Recent national news reports of incidents of extreme violence, e.g., Columbine, Atlanta shootings, have highlighted the emotional state of the perpetrator, as a precipitant to the violent act. Specifically, such incidents have suggested that negative emotional states arising from environmental stressors, e.g., peer rejection, financial difficulties, can prompt some individuals to act out violently against others not responsible for their distress. Mirroring the above, researchers in the field of human aggression have long been interested in the role of emotion in aggressive behavior. Relevant theory and data suggest that self-reported negative mood is related to greater aggressivity (Berkowitz, 1990; Geen, 1990; Almagor & Ehrlich, 1990), and that negative affect may mediate the aggression observed in those exposed to frustrating or provoking circumstances (Berkowitz, 1989, 1988). Nonetheless, only a limited number of studies have experimentally investigated the effects of negative affect on aggressivity. The limitations of existing research include reliance on negative affect manipulations, i.e., provocation, negative evaluation, that have time-limited effects on emotion, and reliance on self-report measures of negative emotionality. The present investigation will analyze the impact of manipulated negative affect, using a novel on-going aversive stimulus, on laboratory aggressive behavior. As is customary in laboratory aggression studies, a deceptive cover story will be utilized to ensure valid responses on the dependent measure (i.e., aggression). An on-line psychophysiological measure of emotion, the startle probe methodology, will be utilized to index on-going, negative affect, in accordance with theories that predict physiological and behavioral response, consistent with the emotional state of the individual. Moreover, affective individual differences, particularly traits related to emotional reactivity, will be analyzed as moderators of the emotion-aggression effect.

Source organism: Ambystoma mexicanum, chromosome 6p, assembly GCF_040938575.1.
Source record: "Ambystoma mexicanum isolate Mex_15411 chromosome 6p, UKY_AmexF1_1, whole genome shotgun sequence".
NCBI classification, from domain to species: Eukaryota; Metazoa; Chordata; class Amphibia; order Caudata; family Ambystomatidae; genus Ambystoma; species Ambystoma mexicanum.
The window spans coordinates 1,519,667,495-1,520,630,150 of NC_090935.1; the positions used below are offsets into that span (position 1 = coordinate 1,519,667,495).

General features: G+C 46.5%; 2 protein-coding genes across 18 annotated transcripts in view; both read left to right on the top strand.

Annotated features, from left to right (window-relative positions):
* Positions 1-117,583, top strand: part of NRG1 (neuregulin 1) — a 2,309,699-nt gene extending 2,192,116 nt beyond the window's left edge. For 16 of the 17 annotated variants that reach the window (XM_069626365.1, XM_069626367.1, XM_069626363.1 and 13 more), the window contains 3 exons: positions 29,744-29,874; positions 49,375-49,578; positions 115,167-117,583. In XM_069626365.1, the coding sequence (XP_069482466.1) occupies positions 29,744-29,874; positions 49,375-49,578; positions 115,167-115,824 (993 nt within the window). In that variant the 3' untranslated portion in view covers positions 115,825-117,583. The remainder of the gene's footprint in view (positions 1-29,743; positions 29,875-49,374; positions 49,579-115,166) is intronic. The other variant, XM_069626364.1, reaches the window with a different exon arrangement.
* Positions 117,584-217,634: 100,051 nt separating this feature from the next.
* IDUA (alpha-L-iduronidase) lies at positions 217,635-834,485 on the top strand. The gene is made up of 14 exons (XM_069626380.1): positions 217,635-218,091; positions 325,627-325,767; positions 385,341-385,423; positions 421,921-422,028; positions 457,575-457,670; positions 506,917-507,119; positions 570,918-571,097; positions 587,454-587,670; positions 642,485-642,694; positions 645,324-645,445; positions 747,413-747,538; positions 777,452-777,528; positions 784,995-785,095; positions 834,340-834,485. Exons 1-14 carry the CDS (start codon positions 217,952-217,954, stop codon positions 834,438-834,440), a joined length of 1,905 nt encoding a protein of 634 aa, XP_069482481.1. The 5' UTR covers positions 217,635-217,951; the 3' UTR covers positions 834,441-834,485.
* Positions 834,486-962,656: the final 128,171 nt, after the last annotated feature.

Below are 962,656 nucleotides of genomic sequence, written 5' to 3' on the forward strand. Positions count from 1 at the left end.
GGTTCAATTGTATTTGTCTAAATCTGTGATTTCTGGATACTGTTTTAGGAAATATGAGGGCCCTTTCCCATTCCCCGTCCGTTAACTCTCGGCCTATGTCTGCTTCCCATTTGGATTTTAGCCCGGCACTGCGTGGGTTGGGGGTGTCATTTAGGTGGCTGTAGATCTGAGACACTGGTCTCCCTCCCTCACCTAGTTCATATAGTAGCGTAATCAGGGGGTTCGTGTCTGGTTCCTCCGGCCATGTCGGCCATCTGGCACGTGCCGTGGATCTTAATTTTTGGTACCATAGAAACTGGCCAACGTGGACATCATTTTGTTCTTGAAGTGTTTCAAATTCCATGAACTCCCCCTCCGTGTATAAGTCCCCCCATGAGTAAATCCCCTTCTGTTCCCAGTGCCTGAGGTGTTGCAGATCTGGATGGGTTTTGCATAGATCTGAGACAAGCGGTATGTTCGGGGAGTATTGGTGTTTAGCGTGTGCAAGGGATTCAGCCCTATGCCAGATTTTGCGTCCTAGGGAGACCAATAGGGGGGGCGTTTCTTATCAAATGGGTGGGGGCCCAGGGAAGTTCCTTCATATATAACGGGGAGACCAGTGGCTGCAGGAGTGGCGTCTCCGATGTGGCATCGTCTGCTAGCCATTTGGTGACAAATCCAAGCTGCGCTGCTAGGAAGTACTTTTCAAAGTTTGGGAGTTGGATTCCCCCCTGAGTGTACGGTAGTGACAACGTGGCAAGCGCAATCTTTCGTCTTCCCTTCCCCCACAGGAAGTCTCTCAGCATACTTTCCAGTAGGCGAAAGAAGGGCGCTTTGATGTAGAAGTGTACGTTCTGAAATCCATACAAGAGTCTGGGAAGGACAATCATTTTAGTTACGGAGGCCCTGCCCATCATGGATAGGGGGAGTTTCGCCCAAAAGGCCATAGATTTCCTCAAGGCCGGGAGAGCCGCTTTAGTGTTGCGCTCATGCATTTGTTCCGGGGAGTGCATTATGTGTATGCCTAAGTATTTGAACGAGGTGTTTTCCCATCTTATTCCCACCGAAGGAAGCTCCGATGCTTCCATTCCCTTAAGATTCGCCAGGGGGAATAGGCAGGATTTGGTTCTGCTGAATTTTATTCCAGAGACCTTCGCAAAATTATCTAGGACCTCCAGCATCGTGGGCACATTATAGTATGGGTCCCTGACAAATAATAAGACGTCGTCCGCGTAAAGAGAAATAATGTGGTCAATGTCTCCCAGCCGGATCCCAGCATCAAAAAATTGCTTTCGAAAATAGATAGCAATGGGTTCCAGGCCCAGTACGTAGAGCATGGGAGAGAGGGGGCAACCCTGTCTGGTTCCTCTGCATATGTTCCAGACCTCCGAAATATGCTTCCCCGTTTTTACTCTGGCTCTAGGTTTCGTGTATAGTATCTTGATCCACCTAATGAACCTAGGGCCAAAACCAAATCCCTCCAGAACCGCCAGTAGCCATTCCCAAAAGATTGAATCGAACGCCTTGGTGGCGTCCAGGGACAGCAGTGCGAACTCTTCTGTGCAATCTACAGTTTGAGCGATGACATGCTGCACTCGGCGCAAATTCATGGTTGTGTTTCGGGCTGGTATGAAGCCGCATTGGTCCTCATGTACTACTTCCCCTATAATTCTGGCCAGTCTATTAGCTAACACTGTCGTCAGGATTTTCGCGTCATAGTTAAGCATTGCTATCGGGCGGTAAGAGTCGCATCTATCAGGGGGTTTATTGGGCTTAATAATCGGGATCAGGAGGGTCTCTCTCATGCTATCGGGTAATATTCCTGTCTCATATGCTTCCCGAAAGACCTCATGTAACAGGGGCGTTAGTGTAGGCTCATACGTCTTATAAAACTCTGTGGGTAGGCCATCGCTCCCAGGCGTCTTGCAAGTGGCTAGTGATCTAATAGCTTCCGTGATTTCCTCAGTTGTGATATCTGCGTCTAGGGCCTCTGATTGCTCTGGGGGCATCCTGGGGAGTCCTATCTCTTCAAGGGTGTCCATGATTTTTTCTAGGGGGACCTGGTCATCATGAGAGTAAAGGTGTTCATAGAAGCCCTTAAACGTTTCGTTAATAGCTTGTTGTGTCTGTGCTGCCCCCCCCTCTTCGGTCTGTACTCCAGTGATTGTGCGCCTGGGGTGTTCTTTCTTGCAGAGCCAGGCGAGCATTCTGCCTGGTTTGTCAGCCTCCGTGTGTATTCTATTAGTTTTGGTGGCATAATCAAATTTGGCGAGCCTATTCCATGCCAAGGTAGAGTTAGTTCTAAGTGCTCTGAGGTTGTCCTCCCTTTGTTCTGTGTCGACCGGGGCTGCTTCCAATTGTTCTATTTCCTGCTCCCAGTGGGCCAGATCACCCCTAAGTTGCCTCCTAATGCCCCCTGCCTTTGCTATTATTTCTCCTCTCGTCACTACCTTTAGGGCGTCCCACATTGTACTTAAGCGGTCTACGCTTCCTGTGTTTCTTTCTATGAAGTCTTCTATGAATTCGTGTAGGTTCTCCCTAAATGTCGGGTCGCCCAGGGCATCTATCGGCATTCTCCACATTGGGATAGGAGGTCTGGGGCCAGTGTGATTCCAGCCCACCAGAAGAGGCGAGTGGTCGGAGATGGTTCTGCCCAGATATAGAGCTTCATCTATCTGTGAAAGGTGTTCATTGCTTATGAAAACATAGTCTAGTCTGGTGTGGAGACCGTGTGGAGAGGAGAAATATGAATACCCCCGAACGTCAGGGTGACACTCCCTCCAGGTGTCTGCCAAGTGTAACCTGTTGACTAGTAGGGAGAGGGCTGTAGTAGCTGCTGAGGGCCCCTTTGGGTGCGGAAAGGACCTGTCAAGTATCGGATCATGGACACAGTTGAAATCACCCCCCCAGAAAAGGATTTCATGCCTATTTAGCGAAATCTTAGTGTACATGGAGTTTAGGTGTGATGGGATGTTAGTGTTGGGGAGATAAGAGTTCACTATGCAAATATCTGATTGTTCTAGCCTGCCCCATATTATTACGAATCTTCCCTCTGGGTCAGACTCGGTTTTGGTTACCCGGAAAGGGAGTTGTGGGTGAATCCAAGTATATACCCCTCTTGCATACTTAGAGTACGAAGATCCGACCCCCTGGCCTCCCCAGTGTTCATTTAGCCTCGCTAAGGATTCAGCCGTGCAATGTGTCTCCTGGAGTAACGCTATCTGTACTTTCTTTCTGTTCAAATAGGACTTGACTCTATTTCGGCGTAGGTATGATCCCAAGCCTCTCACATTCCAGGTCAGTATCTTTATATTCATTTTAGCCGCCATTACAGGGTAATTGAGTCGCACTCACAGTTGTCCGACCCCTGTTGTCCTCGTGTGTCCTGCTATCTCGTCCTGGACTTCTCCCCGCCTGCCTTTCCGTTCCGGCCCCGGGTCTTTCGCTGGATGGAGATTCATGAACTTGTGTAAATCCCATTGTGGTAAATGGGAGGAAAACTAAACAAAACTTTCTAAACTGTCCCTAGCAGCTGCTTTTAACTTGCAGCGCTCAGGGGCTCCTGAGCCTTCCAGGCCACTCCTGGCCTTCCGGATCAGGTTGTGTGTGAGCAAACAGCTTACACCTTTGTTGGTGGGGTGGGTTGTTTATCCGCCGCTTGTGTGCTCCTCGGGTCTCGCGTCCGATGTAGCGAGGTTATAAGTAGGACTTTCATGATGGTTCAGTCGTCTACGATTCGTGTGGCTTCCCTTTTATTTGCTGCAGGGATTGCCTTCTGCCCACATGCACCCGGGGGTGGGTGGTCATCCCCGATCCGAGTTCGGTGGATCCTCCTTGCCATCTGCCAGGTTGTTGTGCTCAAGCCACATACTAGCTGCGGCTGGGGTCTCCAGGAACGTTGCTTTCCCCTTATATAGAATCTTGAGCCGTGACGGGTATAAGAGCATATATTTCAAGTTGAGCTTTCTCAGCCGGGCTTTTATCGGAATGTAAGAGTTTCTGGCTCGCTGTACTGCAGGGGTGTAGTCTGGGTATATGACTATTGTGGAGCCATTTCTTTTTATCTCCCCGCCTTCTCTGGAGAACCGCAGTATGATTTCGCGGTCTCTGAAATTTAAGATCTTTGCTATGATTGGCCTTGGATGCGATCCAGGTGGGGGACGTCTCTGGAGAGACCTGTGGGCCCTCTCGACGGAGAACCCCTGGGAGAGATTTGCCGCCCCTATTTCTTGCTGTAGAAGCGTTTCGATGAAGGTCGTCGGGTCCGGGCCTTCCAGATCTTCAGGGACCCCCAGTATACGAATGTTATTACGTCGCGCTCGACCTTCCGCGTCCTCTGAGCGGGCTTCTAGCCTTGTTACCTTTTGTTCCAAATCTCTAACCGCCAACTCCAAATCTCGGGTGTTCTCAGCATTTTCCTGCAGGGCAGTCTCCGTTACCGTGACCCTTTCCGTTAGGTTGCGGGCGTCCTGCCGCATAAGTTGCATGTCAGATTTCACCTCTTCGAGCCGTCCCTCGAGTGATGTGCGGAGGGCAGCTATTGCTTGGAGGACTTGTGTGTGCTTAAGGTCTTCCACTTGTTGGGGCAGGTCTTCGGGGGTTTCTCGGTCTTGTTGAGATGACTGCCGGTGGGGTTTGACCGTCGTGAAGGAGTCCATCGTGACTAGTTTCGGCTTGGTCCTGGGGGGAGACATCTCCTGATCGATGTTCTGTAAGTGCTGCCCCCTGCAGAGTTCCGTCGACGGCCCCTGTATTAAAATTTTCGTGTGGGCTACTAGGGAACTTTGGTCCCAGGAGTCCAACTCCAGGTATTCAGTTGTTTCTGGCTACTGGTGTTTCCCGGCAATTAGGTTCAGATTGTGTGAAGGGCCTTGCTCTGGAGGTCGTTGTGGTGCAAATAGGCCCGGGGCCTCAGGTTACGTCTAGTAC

|Verona, Edelyn; Patrick, Christopher J; Lang, Alan R (2002) A direct assessment of the role of state and trait negative emotion in aggressive behavior. J Abnorm Psychol 111:249-58|